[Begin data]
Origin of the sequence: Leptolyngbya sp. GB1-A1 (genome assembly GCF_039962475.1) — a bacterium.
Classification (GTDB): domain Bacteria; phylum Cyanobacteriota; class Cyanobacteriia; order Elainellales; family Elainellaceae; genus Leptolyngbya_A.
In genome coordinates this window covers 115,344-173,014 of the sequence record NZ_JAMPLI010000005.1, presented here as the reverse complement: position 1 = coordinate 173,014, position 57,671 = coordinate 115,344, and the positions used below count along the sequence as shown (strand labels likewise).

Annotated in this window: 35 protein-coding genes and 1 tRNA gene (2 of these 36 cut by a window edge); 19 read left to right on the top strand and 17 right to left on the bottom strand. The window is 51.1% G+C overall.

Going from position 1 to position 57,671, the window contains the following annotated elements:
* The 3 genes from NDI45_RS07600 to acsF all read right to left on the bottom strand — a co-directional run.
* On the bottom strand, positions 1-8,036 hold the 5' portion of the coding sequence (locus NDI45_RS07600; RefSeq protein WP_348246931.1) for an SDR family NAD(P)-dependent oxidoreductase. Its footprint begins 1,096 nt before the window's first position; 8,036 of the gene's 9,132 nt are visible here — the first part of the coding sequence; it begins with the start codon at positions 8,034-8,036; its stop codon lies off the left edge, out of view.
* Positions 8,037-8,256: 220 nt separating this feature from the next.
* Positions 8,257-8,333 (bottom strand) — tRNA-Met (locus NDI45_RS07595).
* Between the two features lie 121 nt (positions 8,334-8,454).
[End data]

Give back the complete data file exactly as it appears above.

Origin of the sequence: Leptolyngbya sp. GB1-A1 (genome assembly GCF_039962475.1) — a bacterium.
Classification (GTDB): domain Bacteria; phylum Cyanobacteriota; class Cyanobacteriia; order Elainellales; family Elainellaceae; genus Leptolyngbya_A.
In genome coordinates this window covers 115,344-173,014 of the sequence record NZ_JAMPLI010000005.1, presented here as the reverse complement: position 1 = coordinate 173,014, position 57,671 = coordinate 115,344, and the positions used below count along the sequence as shown (strand labels likewise).

Annotated in this window: 35 protein-coding genes and 1 tRNA gene (2 of these 36 cut by a window edge); 19 read left to right on the top strand and 17 right to left on the bottom strand. The window is 51.1% G+C overall.

Going from position 1 to position 57,671, the window contains the following annotated elements:
* The 3 genes from NDI45_RS07600 to acsF all read right to left on the bottom strand — a co-directional run.
* On the bottom strand, positions 1-8,036 hold the 5' portion of the coding sequence (locus NDI45_RS07600; RefSeq protein WP_348246931.1) for an SDR family NAD(P)-dependent oxidoreductase. Its footprint begins 1,096 nt before the window's first position; 8,036 of the gene's 9,132 nt are visible here — the first part of the coding sequence; it begins with the start codon at positions 8,034-8,036; its stop codon lies off the left edge, out of view.
* Positions 8,037-8,256: 220 nt separating this feature from the next.
* Positions 8,257-8,333 (bottom strand) — tRNA-Met (locus NDI45_RS07595).
* Between the two features lie 121 nt (positions 8,334-8,454).